STOCKS inched up to their highest close in 14 months yesterday, but the market shed much of its initial optimism as investors lost faith in an imminent Spanish bailout request.
Shareholders also had to make sense of a confusing trade balance a figure that appeared far worse than it was, thanks to a major data revision by the Bureau of Statistics.
But overall, despite a positive start and some lost ground through the day, the bourse still managed to extend Tuesday's gains.
The benchmark S&P/ASX 200 Index rose 5.6 points, or 0.1 per cent, to 4438.6, its highest close since August 2 last year.
Shareholders had been betting that Spain's government was close to asking European authorities for financial help, but reports overnight suggested otherwise.
Then new figures showed Australia recorded a trade deficit of more than $2 billion in August, which blasted clear of the expected $685 million deficit.
But analysts said the deficit was not as bad as it looked: an ABS data revision meant $1 billion was unexpectedly added to the previous month's deficit, which then carried over to August. But news of the actual figure increased pressure on the dollar, which had already been hit by the Reserve Bank's decision to cut the cash rate by 25 basis points on Tuesday.
This added to speculation that it would soon have to lower rates again to cushion the impact of slowing global growth. The dollar was struggling to hold above $US1.02 in late trade yesterday.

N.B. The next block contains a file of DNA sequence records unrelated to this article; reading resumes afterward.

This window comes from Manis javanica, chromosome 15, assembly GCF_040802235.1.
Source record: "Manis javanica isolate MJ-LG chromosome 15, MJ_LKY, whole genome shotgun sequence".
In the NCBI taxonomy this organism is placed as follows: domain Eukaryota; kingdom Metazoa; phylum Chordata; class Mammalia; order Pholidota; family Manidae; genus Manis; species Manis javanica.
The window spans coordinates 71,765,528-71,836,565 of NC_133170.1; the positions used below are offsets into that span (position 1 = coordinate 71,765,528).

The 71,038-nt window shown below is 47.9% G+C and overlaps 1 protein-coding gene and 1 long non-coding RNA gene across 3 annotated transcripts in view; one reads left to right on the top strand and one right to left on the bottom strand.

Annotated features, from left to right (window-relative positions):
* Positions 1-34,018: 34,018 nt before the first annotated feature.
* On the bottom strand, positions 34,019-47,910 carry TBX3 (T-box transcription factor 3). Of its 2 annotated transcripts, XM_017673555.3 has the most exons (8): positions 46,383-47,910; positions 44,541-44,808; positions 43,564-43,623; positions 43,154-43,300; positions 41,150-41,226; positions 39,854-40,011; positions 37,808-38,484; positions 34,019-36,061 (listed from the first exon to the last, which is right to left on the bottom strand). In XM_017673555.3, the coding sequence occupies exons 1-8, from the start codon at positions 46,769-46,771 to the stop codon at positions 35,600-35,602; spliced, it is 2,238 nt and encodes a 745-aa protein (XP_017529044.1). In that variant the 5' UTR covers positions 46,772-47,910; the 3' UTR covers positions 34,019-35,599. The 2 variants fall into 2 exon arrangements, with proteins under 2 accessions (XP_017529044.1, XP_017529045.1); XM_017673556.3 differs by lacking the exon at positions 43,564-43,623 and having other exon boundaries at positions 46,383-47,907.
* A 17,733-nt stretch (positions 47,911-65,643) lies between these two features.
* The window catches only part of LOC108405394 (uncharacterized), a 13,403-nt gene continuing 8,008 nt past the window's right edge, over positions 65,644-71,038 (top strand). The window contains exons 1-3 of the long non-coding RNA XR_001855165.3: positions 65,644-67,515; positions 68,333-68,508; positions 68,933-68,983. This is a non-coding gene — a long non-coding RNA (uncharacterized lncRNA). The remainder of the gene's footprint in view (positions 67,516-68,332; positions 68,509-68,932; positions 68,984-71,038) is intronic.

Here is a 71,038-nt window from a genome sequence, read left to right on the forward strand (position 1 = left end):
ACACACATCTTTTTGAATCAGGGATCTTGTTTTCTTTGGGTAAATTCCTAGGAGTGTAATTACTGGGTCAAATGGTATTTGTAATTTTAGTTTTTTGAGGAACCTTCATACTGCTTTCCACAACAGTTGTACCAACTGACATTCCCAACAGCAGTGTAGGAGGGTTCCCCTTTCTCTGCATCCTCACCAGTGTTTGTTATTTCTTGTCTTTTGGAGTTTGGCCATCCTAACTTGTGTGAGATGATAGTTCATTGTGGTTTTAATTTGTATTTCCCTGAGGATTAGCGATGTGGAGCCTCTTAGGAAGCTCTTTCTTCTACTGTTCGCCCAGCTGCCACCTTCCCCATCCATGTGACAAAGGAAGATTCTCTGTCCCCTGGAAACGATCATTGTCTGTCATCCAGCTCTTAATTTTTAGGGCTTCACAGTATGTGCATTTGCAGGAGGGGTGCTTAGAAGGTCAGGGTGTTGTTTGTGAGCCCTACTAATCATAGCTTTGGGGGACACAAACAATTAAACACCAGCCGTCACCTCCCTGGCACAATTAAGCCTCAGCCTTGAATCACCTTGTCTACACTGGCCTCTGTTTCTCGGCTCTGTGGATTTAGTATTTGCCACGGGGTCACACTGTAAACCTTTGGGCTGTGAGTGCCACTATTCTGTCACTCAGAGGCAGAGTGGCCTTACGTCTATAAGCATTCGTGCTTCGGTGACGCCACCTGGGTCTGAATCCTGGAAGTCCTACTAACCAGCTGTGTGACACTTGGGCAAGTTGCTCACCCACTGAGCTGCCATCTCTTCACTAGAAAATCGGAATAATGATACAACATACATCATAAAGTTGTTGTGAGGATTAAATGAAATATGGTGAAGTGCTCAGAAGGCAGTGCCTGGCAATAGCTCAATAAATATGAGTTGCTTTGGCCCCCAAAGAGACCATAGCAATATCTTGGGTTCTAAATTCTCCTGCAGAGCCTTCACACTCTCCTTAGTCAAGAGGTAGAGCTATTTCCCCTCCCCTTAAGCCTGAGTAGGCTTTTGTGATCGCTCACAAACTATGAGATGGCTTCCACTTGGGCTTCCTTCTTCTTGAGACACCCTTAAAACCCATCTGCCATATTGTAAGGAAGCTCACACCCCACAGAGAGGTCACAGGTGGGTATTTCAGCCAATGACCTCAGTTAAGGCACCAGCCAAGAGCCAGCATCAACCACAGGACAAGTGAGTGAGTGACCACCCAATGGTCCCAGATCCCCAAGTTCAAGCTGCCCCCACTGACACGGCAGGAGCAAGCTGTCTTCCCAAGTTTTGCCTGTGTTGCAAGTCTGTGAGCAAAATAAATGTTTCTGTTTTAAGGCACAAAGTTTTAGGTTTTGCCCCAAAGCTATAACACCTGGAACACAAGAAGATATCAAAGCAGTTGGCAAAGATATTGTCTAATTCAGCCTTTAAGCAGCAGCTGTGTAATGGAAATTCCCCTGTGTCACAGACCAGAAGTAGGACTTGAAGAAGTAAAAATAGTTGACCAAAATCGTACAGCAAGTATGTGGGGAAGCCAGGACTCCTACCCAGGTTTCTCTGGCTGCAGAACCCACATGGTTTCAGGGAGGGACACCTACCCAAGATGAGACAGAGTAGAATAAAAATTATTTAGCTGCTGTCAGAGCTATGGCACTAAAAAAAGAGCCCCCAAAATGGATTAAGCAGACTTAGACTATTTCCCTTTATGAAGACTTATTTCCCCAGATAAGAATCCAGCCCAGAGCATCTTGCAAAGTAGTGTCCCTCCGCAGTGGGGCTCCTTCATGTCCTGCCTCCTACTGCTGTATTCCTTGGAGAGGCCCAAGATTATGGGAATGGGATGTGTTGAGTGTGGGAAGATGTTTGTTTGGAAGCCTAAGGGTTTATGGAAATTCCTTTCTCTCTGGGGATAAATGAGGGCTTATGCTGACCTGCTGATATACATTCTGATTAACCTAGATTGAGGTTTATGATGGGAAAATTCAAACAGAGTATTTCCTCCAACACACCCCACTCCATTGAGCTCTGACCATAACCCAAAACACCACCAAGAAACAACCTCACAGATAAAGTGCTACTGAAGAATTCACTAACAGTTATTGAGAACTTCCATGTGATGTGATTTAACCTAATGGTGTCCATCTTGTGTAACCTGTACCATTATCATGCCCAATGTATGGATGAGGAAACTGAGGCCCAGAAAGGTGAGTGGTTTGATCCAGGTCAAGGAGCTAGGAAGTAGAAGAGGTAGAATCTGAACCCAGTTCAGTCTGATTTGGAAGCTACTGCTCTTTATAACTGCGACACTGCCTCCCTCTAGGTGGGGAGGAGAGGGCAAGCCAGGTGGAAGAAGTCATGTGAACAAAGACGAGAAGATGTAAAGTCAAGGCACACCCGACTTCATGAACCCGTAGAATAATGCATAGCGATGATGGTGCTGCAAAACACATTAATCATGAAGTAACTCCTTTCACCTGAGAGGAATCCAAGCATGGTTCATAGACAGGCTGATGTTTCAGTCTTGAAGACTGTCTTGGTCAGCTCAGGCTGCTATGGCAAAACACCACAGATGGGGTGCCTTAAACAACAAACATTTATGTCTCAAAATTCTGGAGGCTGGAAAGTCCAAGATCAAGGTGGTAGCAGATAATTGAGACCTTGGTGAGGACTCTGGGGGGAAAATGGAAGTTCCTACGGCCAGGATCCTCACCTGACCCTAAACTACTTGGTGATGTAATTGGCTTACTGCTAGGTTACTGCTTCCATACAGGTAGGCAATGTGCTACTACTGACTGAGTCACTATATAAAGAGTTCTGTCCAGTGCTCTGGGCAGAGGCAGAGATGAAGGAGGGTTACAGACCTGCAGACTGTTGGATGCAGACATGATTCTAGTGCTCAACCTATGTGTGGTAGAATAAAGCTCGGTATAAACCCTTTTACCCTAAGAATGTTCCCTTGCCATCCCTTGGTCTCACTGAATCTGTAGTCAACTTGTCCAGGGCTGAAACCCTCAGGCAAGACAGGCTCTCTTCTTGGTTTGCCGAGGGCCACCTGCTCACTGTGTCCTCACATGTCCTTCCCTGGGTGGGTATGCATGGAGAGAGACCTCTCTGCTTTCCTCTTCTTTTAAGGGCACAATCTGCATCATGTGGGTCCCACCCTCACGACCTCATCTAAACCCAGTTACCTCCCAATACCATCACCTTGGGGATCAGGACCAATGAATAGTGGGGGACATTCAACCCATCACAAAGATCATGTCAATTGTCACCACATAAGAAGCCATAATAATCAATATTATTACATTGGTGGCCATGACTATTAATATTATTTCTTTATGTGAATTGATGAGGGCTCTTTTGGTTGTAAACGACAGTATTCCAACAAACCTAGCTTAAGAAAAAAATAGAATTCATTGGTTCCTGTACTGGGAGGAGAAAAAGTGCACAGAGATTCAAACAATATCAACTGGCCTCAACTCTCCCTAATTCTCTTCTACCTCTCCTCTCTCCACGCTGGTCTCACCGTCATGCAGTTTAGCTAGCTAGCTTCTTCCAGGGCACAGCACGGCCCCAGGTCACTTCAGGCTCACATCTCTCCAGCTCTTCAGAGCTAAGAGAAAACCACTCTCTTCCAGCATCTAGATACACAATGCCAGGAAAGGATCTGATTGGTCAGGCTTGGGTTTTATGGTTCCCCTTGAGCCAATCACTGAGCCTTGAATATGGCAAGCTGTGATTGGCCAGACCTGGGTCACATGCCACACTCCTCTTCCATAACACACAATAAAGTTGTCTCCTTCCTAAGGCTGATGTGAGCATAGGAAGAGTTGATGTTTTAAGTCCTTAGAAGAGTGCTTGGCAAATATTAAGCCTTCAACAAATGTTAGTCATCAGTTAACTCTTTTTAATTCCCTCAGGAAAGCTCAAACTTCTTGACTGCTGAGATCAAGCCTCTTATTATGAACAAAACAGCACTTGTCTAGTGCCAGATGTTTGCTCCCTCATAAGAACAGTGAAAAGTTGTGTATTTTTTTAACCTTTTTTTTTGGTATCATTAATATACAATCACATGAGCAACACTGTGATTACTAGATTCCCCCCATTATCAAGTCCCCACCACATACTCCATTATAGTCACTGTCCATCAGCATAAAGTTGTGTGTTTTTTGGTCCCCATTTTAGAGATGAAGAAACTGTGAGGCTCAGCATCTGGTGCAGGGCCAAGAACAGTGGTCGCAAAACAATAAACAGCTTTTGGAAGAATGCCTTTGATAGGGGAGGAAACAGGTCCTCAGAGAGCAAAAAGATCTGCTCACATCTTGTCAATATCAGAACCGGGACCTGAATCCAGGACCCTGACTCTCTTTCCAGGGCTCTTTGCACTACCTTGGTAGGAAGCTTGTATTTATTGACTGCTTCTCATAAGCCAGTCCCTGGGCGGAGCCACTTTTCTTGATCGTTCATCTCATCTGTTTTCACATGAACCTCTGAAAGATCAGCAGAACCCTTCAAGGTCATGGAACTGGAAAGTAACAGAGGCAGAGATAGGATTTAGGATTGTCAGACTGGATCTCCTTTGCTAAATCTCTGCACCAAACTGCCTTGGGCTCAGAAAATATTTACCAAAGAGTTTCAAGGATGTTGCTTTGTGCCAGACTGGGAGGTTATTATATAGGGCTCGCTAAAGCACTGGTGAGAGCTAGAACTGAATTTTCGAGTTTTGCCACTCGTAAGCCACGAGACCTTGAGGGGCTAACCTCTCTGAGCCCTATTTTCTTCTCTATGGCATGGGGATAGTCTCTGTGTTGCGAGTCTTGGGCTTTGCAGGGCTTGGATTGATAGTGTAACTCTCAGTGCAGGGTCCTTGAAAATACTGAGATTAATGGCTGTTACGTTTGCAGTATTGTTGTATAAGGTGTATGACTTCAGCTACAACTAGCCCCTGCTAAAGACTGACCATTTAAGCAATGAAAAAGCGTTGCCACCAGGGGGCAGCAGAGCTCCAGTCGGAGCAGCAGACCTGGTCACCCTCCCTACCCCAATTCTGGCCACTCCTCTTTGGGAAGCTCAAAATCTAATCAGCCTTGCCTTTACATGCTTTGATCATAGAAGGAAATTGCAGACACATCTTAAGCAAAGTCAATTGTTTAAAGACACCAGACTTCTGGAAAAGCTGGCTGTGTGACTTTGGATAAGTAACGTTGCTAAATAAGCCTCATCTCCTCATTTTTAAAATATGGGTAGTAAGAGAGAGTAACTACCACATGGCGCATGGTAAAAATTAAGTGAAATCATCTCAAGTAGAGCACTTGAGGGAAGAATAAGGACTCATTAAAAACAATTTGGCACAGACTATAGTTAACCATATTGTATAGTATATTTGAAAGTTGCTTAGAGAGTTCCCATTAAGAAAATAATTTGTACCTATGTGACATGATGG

"Overall, the number may be shocking, but we don't think it's bad enough to prompt a rethink of the monetary policy outlook," TD Securities Asia-Pacific macro strategist, Alvin Pontoh, said.
"At the margin, though, the poor tone of today's report increases the chance that the RBA follows up next month with another 25 basis points rate cut to 3 per cent, bringing the cash rate back to 2009 lows."
The four big banks gave up some gains to close mixed and were yet to announce their responses to the RBA move.
ANZ was up 6? at $25.05, CBA shed 4? to $56, NAB was 14? higher at $25.95 and Westpac was flat at $25.16.
Meanwhile, APN News and Media slipped 1.5?, or 3.5 per cent, to 41.5?, after the company confirmed it was still reviewing its New Zealand print assets. Speculation that a buyer had been found fuelled a surge in its share price.
Boart Longyear rose 1.5? to $1.67 after the world's largest drilling company shocked the market by sacking its chief executive, Craig Kipp, as it tried to tackle its plunging share price, which is more than 30 per cent weaker in the past month.